The latest charitable tax relief statistics have been released by HMRC and a few interesting facts peep out of the bewildering mass of figures:
- surprisingly, domestic rate relief was the largest contributor (£1,870m);
- there is a 5 per cent increase in Inheritance Tax (IHT) relief claimed for 2016/17;
- estimated relief for individual donations has increased by approximately £60m;
- the number of individuals claiming gift aid via self-assessment seems to have fallen slightly;
- for gift aid, the employed and pensioners are the most generous, and donors were heavily concentrated in older age groups;
- men appear to give more than women, but to be fair there are more of them in self-assessment in the first place; and
- average donations were £2,390, but the median was only £340, indicating that some very large donations are skewing the figures.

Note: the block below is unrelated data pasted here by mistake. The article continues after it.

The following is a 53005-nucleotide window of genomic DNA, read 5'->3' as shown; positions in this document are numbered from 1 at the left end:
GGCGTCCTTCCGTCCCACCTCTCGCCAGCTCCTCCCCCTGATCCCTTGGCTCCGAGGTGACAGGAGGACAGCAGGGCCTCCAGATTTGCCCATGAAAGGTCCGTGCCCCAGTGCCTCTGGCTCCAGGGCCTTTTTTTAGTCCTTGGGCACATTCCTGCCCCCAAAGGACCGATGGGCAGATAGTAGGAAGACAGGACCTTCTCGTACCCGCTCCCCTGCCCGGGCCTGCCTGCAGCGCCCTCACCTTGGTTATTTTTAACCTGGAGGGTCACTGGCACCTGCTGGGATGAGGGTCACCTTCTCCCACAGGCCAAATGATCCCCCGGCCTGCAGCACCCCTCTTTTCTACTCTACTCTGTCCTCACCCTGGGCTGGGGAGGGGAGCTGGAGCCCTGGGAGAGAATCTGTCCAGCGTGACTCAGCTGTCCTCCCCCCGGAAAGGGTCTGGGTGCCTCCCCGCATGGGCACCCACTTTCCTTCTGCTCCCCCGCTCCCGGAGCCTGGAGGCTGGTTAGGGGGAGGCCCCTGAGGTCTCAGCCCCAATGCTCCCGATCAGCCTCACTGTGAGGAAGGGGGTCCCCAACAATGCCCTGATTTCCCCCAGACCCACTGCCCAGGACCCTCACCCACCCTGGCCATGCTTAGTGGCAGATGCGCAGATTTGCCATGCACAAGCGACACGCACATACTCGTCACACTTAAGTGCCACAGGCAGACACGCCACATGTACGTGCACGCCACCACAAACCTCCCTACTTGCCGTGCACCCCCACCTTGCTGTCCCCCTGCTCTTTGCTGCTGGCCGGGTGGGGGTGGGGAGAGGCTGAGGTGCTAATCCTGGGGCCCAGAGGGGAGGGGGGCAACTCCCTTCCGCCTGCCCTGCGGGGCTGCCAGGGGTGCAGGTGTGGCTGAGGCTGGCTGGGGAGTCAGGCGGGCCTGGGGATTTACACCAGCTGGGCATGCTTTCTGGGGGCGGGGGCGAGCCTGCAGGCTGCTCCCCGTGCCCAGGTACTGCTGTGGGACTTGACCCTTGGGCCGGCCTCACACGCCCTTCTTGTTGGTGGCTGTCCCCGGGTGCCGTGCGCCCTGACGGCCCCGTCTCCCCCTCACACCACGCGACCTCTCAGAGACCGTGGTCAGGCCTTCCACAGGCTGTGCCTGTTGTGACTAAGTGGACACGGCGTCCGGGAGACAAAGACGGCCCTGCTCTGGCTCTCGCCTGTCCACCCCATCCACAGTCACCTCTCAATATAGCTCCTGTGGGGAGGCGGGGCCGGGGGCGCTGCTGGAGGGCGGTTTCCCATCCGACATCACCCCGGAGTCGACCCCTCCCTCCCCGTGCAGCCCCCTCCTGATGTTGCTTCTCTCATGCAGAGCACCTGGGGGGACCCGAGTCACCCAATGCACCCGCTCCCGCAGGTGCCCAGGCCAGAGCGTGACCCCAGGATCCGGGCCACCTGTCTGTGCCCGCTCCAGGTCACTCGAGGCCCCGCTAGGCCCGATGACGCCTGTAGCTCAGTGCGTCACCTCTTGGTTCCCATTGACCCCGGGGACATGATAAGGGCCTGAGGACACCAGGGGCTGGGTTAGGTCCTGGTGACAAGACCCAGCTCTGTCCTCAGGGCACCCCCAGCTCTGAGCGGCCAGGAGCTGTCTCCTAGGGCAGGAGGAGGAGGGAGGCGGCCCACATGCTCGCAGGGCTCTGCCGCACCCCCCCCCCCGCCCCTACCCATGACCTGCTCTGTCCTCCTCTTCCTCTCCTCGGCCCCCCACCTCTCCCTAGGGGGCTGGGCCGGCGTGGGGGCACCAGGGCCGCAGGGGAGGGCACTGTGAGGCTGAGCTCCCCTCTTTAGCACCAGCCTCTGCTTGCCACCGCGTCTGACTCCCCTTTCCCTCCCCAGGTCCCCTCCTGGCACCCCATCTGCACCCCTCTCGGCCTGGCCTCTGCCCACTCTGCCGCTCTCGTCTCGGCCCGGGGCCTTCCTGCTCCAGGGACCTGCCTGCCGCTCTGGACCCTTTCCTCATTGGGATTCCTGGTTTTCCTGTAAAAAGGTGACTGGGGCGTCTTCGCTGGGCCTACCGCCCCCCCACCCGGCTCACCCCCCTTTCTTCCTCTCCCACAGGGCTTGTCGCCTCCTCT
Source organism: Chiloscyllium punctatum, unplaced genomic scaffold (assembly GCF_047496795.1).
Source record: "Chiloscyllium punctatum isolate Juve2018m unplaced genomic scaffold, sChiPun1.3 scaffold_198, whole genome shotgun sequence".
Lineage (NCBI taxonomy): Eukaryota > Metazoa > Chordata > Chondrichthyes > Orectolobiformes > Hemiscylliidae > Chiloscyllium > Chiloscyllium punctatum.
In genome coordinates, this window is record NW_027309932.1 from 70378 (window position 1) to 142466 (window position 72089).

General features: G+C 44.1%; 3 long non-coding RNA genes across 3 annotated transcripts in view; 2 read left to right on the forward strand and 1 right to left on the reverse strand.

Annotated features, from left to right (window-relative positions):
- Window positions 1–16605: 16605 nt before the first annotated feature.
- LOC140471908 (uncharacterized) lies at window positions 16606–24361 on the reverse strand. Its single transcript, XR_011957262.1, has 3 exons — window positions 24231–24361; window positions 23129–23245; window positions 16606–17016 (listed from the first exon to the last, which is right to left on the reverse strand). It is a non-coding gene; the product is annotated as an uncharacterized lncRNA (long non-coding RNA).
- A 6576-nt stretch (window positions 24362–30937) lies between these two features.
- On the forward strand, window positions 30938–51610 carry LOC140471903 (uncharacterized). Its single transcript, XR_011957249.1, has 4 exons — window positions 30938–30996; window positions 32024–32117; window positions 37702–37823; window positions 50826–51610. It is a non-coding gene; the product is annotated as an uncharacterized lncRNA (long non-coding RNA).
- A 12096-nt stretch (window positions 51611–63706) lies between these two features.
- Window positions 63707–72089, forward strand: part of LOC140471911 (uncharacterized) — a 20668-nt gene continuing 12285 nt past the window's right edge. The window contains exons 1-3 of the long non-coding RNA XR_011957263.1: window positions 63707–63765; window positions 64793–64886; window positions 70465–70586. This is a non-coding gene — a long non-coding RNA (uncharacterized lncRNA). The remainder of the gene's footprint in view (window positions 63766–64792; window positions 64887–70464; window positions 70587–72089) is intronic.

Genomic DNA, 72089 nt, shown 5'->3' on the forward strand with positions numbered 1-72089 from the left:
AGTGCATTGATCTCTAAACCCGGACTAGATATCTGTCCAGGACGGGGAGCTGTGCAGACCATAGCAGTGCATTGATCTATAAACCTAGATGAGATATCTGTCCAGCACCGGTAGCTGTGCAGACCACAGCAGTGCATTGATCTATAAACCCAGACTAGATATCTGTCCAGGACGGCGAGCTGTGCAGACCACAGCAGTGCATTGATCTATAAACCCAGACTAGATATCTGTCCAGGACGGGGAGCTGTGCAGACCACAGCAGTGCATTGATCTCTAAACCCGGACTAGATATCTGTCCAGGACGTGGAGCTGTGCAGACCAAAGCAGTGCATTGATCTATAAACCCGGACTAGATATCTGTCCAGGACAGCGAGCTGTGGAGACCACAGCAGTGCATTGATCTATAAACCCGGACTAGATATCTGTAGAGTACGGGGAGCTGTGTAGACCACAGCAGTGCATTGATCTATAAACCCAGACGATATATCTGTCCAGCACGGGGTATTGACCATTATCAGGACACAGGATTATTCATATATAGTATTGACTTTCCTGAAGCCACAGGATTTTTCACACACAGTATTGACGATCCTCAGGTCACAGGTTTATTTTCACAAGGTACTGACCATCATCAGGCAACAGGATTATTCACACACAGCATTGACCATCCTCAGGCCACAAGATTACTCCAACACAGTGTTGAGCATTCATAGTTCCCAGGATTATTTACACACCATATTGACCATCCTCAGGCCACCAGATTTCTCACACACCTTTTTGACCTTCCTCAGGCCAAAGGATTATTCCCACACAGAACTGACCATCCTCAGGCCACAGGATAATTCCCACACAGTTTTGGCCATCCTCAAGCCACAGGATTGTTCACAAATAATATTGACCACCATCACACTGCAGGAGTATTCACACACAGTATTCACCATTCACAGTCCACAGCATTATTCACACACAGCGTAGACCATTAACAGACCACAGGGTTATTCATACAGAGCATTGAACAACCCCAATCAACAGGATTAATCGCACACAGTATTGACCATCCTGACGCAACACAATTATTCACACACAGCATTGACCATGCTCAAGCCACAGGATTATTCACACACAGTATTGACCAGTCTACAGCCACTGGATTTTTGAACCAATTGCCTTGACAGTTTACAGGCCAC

Several questions and concerns arise from the data.
Young people seem to donate markedly less frequently than their elders. Let us hope that this is because they have less disposable funds, due to child rearing etc., and not less charitable feeling, or the country could be a grim place in 20-30 years’ time.
It will be interesting to see what effect the current political uncertainty and approaching Brexit have on donations for 2017/18. One suspects people will be less likely to donate if unsure about their own future.
Having said this, recent austerity conditions do not appear to have curtailed charitable donations; indeed it is possible they have inspired the rich to be more generous.
If the fashion for philanthropy on a grand scale is crossing the Atlantic from the US, is this necessarily a good thing? If facilities normally funded by the state, such as hospitals, can be supported via charity, will governments use this excuse to cut back, leaving the NHS lacking funding for dull but necessary basics and vulnerable to individuals’ whims?
If you would like any more information on this issue please get in touch with Sarah Saunders or your usual RSM contact.